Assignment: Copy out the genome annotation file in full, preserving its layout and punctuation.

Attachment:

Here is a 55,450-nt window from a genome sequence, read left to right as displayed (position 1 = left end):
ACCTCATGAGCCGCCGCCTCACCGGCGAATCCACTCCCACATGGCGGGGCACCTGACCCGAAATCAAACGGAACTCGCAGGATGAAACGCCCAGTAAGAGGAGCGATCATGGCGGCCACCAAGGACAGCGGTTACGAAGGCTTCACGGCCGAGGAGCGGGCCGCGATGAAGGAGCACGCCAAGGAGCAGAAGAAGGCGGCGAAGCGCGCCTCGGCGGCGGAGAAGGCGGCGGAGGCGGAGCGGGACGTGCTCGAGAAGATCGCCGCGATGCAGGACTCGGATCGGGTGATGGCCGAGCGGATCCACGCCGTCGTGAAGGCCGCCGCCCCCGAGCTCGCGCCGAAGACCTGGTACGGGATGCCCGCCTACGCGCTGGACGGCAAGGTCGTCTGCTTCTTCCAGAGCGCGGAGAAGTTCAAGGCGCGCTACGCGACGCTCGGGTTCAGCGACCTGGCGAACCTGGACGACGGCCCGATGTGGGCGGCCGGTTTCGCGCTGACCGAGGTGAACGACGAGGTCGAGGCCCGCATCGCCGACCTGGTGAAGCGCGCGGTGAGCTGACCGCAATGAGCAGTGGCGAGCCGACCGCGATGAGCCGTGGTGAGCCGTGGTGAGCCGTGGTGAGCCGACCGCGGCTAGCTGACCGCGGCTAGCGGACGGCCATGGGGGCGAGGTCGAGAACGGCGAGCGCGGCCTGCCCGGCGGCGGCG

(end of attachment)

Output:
Here is a 55,450-nt window from a genome sequence, read left to right as displayed (position 1 = left end):
ACCTCATGAGCCGCCGCCTCACCGGCGAATCCACTCCCACATGGCGGGGCACCTGACCCGAAATCAAACGGAACTCGCAGGATGAAACGCCCAGTAAGAGGAGCGATCATGGCGGCCACCAAGGACAGCGGTTACGAAGGCTTCACGGCCGAGGAGCGGGCCGCGATGAAGGAGCACGCCAAGGAGCAGAAGAAGGCGGCGAAGCGCGCCTCGGCGGCGGAGAAGGCGGCGGAGGCGGAGCGGGACGTGCTCGAGAAGATCGCCGCGATGCAGGACTCGGATCGGGTGATGGCCGAGCGGATCCACGCCGTCGTGAAGGCCGCCGCCCCCGAGCTCGCGCCGAAGACCTGGTACGGGATGCCCGCCTACGCGCTGGACGGCAAGGTCGTCTGCTTCTTCCAGAGCGCGGAGAAGTTCAAGGCGCGCTACGCGACGCTCGGGTTCAGCGACCTGGCGAACCTGGACGACGGCCCGATGTGGGCGGCCGGTTTCGCGCTGACCGAGGTGAACGACGAGGTCGAGGCCCGCATCGCCGACCTGGTGAAGCGCGCGGTGAGCTGACCGCAATGAGCAGTGGCGAGCCGACCGCGATGAGCCGTGGTGAGCCGTGGTGAGCCGTGGTGAGCCGACCGCGGCTAGCTGACCGCGGCTAGCGGACGGCCATGGGGGCGAGGTCGAGAACGGCGAGCGCGGCCTGCCCGGCGGCGGCG